Exclusion equals wastage
Persons with disabilities form part of a nation’s valuable human resource. Unfortunately, their potential often remains under-utilised, as persons with disabilities are often excluded from education (UNICEF, 2011). Conversely, people with disabilities are often over-represented amongst those of low economic standings, while they are under-represented in the halls of academia (Handicap International, 2013). Under-representation can be attributed to lack of disability-friendly services in schools and the discrimination and barriers they face in their everyday lives, including access to education. The good news is that these barriers can be addressed, thereby paving way for the empowerment of persons with disabilities.
One of the mechanisms of addressing the aforementioned challenges is early identification of disabilities. The surest way to empower an individual with disability is to identify and address the conditions which disempower (disable) him/her during youth. In this way, as the individual progresses through life, the acquired adaptive mechanisms/skills solidify, thus paving the way for self-dependence. However, early identification of disabilities might be successful if it is constructed through a social model framework, which concerns itself with the identification and reduction of obstacles that hinder persons with disabilities in society. As such, a process of early identification of disabilities would seek not only to identify individual impairments, but also to identify and reduce obstacles that hinder the equal participation of disabled individuals within society.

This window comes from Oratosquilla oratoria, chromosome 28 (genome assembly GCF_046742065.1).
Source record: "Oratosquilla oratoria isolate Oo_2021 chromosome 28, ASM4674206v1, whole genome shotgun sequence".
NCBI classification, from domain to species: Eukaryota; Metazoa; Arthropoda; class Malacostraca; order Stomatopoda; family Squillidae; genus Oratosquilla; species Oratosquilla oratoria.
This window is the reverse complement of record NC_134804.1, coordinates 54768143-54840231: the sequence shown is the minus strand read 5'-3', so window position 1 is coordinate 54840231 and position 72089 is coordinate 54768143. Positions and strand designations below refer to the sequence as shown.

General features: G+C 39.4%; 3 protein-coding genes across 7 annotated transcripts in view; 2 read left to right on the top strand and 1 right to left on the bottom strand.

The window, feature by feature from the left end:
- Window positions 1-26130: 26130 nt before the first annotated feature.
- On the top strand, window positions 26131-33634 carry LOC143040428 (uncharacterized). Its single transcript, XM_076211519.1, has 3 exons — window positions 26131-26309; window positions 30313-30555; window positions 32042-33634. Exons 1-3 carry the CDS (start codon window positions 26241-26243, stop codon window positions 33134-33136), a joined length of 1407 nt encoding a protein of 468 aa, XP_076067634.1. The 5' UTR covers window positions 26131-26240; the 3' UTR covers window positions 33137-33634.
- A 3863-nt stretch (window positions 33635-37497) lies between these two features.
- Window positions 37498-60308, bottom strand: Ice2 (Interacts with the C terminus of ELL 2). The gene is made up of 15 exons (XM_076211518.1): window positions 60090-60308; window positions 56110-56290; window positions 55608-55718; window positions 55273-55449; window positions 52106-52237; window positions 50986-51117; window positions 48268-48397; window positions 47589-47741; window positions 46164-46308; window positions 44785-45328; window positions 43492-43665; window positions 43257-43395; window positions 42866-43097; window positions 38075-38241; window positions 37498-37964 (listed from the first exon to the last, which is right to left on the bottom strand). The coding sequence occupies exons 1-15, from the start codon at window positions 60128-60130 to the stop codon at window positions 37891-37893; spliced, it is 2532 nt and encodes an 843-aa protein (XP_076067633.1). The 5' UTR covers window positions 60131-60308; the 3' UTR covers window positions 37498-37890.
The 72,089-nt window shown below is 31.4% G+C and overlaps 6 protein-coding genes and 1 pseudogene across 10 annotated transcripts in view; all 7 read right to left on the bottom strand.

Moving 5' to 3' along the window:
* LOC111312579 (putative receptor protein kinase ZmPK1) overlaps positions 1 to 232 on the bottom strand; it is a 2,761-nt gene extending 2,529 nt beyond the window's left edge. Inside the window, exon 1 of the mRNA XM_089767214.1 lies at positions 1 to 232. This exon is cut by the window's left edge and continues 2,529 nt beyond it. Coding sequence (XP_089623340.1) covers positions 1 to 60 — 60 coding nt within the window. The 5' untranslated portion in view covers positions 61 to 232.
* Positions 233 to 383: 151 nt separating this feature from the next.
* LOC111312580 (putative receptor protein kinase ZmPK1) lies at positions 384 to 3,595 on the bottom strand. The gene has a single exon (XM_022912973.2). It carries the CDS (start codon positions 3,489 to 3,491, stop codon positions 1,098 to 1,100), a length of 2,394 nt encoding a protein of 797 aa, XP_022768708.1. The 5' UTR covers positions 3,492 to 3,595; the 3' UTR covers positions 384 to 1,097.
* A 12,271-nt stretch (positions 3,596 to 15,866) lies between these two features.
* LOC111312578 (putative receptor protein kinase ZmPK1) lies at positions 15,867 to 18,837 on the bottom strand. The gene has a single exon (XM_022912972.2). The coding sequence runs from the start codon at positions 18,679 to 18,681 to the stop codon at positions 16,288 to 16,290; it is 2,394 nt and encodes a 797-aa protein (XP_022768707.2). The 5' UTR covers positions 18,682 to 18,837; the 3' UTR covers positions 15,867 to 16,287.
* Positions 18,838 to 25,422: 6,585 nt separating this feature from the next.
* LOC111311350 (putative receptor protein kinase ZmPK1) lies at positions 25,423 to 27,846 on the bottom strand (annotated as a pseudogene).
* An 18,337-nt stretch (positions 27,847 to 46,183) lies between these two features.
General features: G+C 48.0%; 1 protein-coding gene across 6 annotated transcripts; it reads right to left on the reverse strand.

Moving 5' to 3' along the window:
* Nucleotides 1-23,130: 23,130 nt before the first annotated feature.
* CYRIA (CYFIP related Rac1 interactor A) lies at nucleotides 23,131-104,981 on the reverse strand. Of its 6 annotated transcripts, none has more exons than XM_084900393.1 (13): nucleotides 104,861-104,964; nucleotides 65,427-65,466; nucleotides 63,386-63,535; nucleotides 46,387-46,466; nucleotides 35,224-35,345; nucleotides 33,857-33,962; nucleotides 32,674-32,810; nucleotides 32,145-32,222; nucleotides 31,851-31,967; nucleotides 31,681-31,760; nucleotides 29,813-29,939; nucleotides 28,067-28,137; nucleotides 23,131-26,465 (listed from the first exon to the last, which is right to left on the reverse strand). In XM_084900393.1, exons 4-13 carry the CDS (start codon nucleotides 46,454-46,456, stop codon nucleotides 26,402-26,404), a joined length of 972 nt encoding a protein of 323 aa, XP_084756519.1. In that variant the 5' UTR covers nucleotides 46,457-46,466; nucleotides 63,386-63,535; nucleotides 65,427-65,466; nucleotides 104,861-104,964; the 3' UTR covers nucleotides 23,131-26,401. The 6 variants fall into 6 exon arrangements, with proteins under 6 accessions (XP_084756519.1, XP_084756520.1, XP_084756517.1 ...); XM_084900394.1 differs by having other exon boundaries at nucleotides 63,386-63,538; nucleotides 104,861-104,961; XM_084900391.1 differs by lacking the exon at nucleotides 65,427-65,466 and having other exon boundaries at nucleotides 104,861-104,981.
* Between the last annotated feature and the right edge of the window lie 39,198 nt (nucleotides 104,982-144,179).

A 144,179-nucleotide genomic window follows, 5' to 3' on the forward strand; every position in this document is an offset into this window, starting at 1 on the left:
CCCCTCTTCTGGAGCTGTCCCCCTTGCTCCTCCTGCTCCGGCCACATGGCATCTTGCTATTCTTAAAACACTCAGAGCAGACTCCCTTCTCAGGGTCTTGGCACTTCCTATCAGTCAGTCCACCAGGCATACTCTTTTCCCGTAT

These social obstacles include: attitudes, stereotypes and discriminatory tendencies. Research to inform policy and planning is equally crucial. The success of inclusive education in one of Guyana’s hinterland regions can be attributed to research. While it is true that Caribbean governments have invested heavily in education, funding for special education needs remains very meagre (Wong, 2015). It seems counter-productive to invest money into education without first addressing the barriers which inhibit the performance of children in this field.
The relationship between schools and communities needs to be enhanced. We cannot be fully productive when key players do not have cohesive and complementary strategies. In the Caribbean, ensuring that persons with disabilities acquire an education must be everybody’s responsibility because school dropout rates in the Caribbean are in some cases 20% higher than the average in Latin America and the Caribbean (LAC) (Kaiteur News, 2015). It is likely that factors related to disability and special educational needs are contributing to this issue. School dropout can also be associated with high teenage pregnancies, drug abuse, disease, high dependence levels and crime. These are common occurrences in the Caribbean and affect us all. Thus, “Every Kid Needs a Champion” observes Rita Pierson, the late renowned educator (Pierson, 2013).
Will citizens of our nations please stand up and champion the education of children with disabilities?